Synchronous speeds of AC motors for some current and historical utility frequencies
Poles RPM at 13313 Hz RPM at 60 Hz RPM at 50 Hz RPM at 40 Hz RPM at 25 Hz RPM at 1623 Hz
2 8,000 3,600 3,000 2,400 1,500 1,000
4 4,000 1,800 1,500 1,200 750 500
6 2,666.7 1,200 1,000 800 500 333.3
8 2,000 900 750 600 375 250
10 1,600 720 600 480 300 200
12 1,333.3 600 500 400 250 166.7
14 1142.9 514.3 428.6 342.8 214.3 142.9
16 1,000 450 375 300 187.5 125
18 888.9 400 33313 26623 16623 111.1
20 800 360 300 240 150 100

Direct-current power was not entirely displaced by alternating current and was useful in railway and electrochemical processes. Prior to the development of mercury arc valve rectifiers, rotary converters were used to produce DC power from AC. Like other commutator-type machines, these worked better with lower frequencies.

Transmission and transformers

With AC, transformers can be used to step down high transmission voltages to lower customer utilization voltage. The transformer is effectively a voltage conversion device with no moving parts and requiring little maintenance. The use of AC eliminated the need for spinning DC voltage conversion motor-generators that require regular maintenance and monitoring.

Since, for a given power level, the dimensions of a transformer are roughly inversely proportional to frequency, a system with many transformers would be more economical at a higher frequency.

Electric power transmission over long lines favors lower frequencies. The effects of the distributed capacitance and inductance of the line are less at low frequency.

System interconnection

Main article: Synchronization (alternating current)

Generators can only be interconnected to operate in parallel if they are of the same frequency and wave-shape. By standardizing the frequency used, generators in a geographic area can be interconnected in a grid, providing reliability and cost savings.


See also: War of the currents

Japan's utility frequencies are 50 Hz and 60 Hz

Many different power frequencies were used in the 19th century.[4]

Very early isolated AC generating schemes used arbitrary frequencies based on convenience for steam engine, water turbine, and electrical generator design. Frequencies between 16+23 Hz and 133+13 Hz were used on different systems. For example, the city of Coventry, England, in 1895 had a unique 87 Hz single-phase distribution system that was in use until 1906.[5] The proliferation of frequencies grew out of the rapid development of electrical machines in the period 1880 through 1900.

In the early incandescent lighting period, single-phase AC was common and typical generators were 8-pole machines operated at 2,000 RPM, giving a frequency of 133 hertz.

Though many theories exist, and quite a few entertaining urban legends, there is little certitude in the details of the history of 60 Hz vs. 50 Hz.

The German company AEG (descended from a company founded by Edison in Germany) built the first German generating facility to run at 50 Hz. At the time, AEG had a virtual monopoly and their standard spread to the rest of Europe. After observing flicker of lamps operated by the 40 Hz power transmitted by the Lauffen-Frankfurt link in 1891, AEG raised their standard frequency to 50 Hz in 1891.[6]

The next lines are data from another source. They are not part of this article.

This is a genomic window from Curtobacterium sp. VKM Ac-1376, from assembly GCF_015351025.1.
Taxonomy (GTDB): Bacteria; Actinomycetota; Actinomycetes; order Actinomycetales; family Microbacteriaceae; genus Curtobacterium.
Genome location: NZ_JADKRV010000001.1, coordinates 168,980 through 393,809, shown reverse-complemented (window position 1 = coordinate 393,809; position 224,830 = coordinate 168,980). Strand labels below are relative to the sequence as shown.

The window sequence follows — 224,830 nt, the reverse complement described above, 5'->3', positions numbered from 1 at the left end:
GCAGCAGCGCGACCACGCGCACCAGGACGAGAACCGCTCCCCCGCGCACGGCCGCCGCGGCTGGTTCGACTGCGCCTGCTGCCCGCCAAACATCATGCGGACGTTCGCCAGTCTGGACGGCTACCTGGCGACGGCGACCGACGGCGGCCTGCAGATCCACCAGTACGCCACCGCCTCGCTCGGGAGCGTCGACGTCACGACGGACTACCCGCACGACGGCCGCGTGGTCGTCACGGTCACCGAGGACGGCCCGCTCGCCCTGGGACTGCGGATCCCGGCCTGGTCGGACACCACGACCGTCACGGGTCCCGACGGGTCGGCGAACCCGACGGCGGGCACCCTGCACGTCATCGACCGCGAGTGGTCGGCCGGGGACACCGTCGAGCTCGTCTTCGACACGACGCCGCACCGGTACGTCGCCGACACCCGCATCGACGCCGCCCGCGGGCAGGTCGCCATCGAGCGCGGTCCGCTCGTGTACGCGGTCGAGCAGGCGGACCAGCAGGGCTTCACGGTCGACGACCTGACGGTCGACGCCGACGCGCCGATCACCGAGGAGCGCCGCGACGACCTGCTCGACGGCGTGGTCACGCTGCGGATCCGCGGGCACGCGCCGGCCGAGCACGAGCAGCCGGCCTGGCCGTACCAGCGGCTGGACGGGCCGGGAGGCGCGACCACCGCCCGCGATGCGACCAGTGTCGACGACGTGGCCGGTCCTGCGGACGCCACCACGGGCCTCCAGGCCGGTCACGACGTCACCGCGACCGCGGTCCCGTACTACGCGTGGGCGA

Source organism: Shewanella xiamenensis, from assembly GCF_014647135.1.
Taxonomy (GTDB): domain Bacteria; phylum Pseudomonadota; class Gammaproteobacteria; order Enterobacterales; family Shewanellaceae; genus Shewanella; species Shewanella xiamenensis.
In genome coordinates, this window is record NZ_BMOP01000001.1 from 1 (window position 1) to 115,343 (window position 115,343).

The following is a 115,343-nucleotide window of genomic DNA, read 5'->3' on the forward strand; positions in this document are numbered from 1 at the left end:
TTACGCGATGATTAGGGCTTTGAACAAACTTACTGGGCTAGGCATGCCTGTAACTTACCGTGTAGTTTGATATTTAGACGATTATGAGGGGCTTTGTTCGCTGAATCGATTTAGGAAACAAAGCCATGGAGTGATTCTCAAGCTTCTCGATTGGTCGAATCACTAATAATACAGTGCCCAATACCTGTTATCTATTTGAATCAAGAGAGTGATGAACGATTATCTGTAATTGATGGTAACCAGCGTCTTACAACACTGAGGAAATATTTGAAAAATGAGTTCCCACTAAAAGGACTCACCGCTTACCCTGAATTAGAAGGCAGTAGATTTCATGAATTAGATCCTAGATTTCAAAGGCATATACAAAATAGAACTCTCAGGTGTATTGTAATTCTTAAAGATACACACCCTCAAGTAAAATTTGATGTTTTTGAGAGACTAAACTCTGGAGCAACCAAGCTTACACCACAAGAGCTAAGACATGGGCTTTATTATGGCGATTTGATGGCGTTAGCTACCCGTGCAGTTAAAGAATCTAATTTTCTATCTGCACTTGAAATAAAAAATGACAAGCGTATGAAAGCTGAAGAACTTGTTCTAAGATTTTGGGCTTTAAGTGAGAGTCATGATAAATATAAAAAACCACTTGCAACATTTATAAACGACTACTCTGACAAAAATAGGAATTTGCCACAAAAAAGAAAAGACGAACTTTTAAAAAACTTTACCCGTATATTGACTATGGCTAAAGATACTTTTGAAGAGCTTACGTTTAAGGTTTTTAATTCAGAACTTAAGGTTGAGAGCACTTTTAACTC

Westinghouse Electric decided to standardize on a higher frequency to permit operation of both electric lighting and induction motors on the same generating system. Although 50 Hz was suitable for both, in 1890 Westinghouse considered that existing arc-lighting equipment operated slightly better on 60 Hz, and so that frequency was chosen.[6] The operation of Tesla's induction motor, licensed by Westinghouse in 1888, required a lower frequency than the 133 Hz common for lighting systems at that time.[verification needed] In 1893 General Electric Corporation, which was affiliated with AEG in Germany, built a generating project at Mill Creek to bring electricity to Redlands, California using 50 Hz, but changed to 60 Hz a year later to maintain market share with the Westinghouse standard.

25 Hz origins

The first generators at the Niagara Falls project, built by Westinghouse in 1895, were 25 Hz, because the turbine speed had already been set before alternating current power transmission had been definitively selected. Westinghouse would have selected a low frequency of 30 Hz to drive motor loads, but the turbines for the project had already been specified at 250 RPM. The machines could have been made to deliver 16+23 Hz power suitable for heavy commutator-type motors, but the Westinghouse company objected that this would be undesirable for lighting and suggested 33+13 Hz. Eventually a compromise of 25 Hz, with 12-pole 250 RPM generators, was chosen.[3] Because the Niagara project was so influential on electric power systems design, 25 Hz prevailed as the North American standard for low-frequency AC.

40 Hz origins